And he had a playful side too. Jaycee Laureen House said of Tom, “I have known Tom for well over 20 years now. First met him as Salty at the Haunted House. It struck me first meeting him how so full of life this man was. Smiling, laughing, friendly and a special twinkle in his eye for the ladies. The last time I saw Tom, he was dressed in a Jaycee Senator shirt, Hawaiian style. Still smiling, laughing full of life and still the special twinkle in his eyes for the ladies. He never changes. I will remember all the laughs we shared and all the times that his smile made me smile. He always had a personal positive comment for me. Rest in peace Tom, may you be smiling and laughing now with the Angels.”
Tom’s Jaycee achievements are impressive. He was awarded the Jaycee Key Man award, the highest honor that can be bestowed upon a Jaycee, only given once a year and only by previous Key Men, for outstanding contributions to the chapter during that year. He was also honored with a Life Membership, an honor very few have been awarded.
And as he got older, it was time by tradition for the “younger folks” to take over the Jaycee work, he moved up to State Jaycee Senator, serving as a vice president since 2003, and as the president from 2007-2008, but still stayed involved locally.
Not just a Jaycee
And it’s very important to know that Tom’s love for Foxboro was not relegated to his beloved Jaycees.
He joined the Foxboro Founders Day committee and served that important group for several years. And speaking of our town’s birthday, several Founders Day floats were built by enthusiastic Jaycees in his yard, and his 2002 float, a large Eagle on a horse drawn carriage, with models of Foxboro buildings (such as Memorial Hall) on its sides — well, that particular float won the award for “Best Representation of Theme.” And he proudly displayed the large eagle in his front yard for several months afterward.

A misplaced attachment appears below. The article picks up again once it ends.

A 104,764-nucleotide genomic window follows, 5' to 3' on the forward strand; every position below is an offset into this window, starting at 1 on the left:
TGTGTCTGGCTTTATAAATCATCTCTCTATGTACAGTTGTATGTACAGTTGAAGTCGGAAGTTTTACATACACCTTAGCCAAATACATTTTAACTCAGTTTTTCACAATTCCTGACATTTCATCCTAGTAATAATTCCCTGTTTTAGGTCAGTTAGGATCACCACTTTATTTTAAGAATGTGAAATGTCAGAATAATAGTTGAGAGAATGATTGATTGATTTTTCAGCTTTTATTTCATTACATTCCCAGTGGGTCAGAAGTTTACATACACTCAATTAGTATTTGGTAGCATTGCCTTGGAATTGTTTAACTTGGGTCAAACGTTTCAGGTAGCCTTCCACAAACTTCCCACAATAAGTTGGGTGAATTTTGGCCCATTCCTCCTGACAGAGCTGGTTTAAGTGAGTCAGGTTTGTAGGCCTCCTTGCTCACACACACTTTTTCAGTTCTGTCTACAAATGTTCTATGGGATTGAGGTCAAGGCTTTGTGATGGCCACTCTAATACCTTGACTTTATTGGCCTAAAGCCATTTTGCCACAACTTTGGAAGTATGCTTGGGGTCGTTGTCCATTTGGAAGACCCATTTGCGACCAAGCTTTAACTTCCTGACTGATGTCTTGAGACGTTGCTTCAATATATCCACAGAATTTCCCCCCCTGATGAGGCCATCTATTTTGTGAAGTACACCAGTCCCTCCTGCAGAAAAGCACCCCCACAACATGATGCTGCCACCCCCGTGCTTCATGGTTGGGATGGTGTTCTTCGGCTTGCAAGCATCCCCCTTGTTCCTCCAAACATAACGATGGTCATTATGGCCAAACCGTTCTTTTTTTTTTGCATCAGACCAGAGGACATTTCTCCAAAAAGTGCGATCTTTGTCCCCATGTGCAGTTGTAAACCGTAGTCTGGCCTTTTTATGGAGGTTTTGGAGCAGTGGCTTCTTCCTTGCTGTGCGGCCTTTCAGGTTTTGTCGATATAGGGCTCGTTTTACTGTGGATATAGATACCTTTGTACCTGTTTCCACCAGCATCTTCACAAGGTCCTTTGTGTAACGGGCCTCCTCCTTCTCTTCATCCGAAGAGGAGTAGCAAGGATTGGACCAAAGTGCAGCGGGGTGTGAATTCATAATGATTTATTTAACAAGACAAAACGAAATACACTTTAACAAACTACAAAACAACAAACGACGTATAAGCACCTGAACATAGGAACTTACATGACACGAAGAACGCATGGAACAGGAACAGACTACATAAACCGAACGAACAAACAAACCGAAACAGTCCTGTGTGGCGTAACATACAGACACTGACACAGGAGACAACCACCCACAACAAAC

Every Doolittle Home Auction, as we Jaycees flooded the FCA studio with helpers, luggers and workers, Tom ensured the boards displaying the various auction items were painted and sturdy.
There are many people around town who enjoy better quality of life in their homes because of his expert craftsmanship. He took enormous pride in his construction.
He was on the Board of the CYO and coached the youth basketball, and was popular with the players. Of that role, Deb Stewart said, “I met Tom during my son’s CYO basketball years. But I soon learned that Tom would always be there for someone in need. He was a human being, one who had flaws like all of us but in the end he wore his kind heart on his sleeve. Tom Sawran was indeed a good man who touched many lives, something we all should remember.”
Speaking of hearts on sleeves, Tom wasn’t a man you’d see cry very often, but I recall the night at his home when I asked about the carefully preserved American flag in his living room, and he told me about his brother in the military who’d died in action — and it was obvious the loss still affected him these many years later.
Paul O’Sullivan says, “Tom was a bright intelligent and thoughtful man with a caring heart as great as the outdoors he loved. He missed his brother Rick every day and I am certain that they are now both together again in a better place.”